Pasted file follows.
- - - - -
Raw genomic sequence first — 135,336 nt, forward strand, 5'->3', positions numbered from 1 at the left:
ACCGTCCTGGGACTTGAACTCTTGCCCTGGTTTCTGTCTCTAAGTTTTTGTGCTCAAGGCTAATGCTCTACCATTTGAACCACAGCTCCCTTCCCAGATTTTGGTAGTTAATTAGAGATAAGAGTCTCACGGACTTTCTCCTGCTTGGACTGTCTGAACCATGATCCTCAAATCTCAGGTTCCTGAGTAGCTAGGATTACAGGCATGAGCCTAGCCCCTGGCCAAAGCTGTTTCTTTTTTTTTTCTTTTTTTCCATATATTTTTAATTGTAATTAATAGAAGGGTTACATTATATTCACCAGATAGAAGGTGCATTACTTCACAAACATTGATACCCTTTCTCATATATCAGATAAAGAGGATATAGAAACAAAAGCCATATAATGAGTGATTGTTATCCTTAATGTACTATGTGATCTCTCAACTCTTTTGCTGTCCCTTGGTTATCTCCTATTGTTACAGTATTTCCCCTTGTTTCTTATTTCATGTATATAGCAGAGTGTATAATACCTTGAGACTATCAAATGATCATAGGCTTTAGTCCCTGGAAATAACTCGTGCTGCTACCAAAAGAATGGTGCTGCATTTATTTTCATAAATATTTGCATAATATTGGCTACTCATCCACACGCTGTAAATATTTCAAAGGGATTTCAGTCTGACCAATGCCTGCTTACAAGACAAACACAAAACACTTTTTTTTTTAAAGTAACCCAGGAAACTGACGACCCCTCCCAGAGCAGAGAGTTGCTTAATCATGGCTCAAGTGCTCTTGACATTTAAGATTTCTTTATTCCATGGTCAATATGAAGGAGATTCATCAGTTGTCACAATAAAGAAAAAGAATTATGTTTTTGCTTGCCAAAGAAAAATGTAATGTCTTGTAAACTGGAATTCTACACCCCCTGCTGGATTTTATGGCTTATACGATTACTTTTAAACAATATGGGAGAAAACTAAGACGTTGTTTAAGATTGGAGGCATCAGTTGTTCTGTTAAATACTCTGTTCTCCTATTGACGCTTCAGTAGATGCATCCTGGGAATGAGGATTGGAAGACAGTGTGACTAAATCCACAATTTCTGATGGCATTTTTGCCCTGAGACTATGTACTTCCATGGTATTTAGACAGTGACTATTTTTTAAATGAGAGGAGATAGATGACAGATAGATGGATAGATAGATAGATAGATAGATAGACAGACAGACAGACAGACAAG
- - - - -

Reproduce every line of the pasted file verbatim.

Raw genomic sequence first — 135,336 nt, forward strand, 5'->3', positions numbered from 1 at the left:
ACCGTCCTGGGACTTGAACTCTTGCCCTGGTTTCTGTCTCTAAGTTTTTGTGCTCAAGGCTAATGCTCTACCATTTGAACCACAGCTCCCTTCCCAGATTTTGGTAGTTAATTAGAGATAAGAGTCTCACGGACTTTCTCCTGCTTGGACTGTCTGAACCATGATCCTCAAATCTCAGGTTCCTGAGTAGCTAGGATTACAGGCATGAGCCTAGCCCCTGGCCAAAGCTGTTTCTTTTTTTTTTCTTTTTTTCCATATATTTTTAATTGTAATTAATAGAAGGGTTACATTATATTCACCAGATAGAAGGTGCATTACTTCACAAACATTGATACCCTTTCTCATATATCAGATAAAGAGGATATAGAAACAAAAGCCATATAATGAGTGATTGTTATCCTTAATGTACTATGTGATCTCTCAACTCTTTTGCTGTCCCTTGGTTATCTCCTATTGTTACAGTATTTCCCCTTGTTTCTTATTTCATGTATATAGCAGAGTGTATAATACCTTGAGACTATCAAATGATCATAGGCTTTAGTCCCTGGAAATAACTCGTGCTGCTACCAAAAGAATGGTGCTGCATTTATTTTCATAAATATTTGCATAATATTGGCTACTCATCCACACGCTGTAAATATTTCAAAGGGATTTCAGTCTGACCAATGCCTGCTTACAAGACAAACACAAAACACTTTTTTTTTTAAAGTAACCCAGGAAACTGACGACCCCTCCCAGAGCAGAGAGTTGCTTAATCATGGCTCAAGTGCTCTTGACATTTAAGATTTCTTTATTCCATGGTCAATATGAAGGAGATTCATCAGTTGTCACAATAAAGAAAAAGAATTATGTTTTTGCTTGCCAAAGAAAAATGTAATGTCTTGTAAACTGGAATTCTACACCCCCTGCTGGATTTTATGGCTTATACGATTACTTTTAAACAATATGGGAGAAAACTAAGACGTTGTTTAAGATTGGAGGCATCAGTTGTTCTGTTAAATACTCTGTTCTCCTATTGACGCTTCAGTAGATGCATCCTGGGAATGAGGATTGGAAGACAGTGTGACTAAATCCACAATTTCTGATGGCATTTTTGCCCTGAGACTATGTACTTCCATGGTATTTAGACAGTGACTATTTTTTAAATGAGAGGAGATAGATGACAGATAGATGGATAGATAGATAGATAGATAGATAGACAGACAGACAGACAGACAAG